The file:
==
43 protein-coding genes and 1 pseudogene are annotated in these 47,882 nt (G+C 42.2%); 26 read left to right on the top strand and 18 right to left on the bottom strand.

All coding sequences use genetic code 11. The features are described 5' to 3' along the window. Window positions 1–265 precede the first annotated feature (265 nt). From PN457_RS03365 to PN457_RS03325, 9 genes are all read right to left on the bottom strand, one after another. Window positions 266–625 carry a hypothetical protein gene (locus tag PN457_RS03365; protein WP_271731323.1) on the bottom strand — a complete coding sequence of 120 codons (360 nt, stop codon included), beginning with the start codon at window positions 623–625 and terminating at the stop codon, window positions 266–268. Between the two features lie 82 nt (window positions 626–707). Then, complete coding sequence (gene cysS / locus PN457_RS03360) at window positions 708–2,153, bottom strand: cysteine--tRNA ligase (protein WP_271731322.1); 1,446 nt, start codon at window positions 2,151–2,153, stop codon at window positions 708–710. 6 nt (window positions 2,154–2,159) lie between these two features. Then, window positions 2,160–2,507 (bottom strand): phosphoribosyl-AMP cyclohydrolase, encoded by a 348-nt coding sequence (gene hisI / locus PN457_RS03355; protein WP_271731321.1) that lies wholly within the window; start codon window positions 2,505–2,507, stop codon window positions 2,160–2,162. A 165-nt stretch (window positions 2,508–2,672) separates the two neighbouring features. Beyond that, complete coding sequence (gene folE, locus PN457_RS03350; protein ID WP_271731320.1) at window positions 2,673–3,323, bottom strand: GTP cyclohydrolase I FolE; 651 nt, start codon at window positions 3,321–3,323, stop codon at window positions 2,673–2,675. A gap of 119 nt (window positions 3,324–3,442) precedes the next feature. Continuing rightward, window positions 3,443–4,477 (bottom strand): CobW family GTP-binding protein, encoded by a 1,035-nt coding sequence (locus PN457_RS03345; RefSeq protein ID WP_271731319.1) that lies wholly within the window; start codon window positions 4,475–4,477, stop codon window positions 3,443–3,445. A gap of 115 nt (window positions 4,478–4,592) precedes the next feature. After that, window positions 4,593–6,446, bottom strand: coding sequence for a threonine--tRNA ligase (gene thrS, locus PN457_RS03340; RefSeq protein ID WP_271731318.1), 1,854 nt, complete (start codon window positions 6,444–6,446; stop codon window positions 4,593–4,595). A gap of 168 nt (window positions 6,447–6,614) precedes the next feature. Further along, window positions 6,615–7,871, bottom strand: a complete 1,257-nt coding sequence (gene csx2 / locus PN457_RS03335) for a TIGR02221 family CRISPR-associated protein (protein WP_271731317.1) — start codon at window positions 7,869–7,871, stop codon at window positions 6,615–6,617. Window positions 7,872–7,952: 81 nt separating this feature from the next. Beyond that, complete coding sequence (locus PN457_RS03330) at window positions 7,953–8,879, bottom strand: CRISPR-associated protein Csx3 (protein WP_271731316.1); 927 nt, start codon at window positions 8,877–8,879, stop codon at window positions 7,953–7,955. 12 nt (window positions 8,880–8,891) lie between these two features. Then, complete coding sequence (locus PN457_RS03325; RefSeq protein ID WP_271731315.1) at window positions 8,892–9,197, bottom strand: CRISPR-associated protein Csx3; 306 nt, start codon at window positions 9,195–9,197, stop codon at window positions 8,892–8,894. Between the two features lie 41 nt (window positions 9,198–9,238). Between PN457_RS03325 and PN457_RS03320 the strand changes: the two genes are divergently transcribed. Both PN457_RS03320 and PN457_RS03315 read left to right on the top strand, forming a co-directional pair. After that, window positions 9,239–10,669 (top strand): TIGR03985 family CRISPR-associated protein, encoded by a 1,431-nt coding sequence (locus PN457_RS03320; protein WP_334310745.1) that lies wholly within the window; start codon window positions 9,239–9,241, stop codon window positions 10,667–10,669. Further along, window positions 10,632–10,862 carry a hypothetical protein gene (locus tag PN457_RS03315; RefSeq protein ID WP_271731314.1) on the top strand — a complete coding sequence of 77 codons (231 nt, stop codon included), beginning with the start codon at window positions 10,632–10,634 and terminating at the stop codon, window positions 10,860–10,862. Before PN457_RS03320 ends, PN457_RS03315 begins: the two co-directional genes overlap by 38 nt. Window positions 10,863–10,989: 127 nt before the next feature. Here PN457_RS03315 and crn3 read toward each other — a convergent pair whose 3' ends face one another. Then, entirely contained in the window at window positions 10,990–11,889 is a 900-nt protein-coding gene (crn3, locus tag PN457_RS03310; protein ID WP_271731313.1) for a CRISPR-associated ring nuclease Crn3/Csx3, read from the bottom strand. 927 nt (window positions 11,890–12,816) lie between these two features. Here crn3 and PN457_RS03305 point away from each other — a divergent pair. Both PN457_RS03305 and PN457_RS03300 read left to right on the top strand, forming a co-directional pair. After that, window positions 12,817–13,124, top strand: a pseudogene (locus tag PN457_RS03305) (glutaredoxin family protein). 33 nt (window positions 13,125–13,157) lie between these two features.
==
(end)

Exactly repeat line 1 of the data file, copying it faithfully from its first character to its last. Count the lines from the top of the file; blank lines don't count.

43 protein-coding genes and 1 pseudogene are annotated in these 47,882 nt (G+C 42.2%); 26 read left to right on the top strand and 18 right to left on the bottom strand.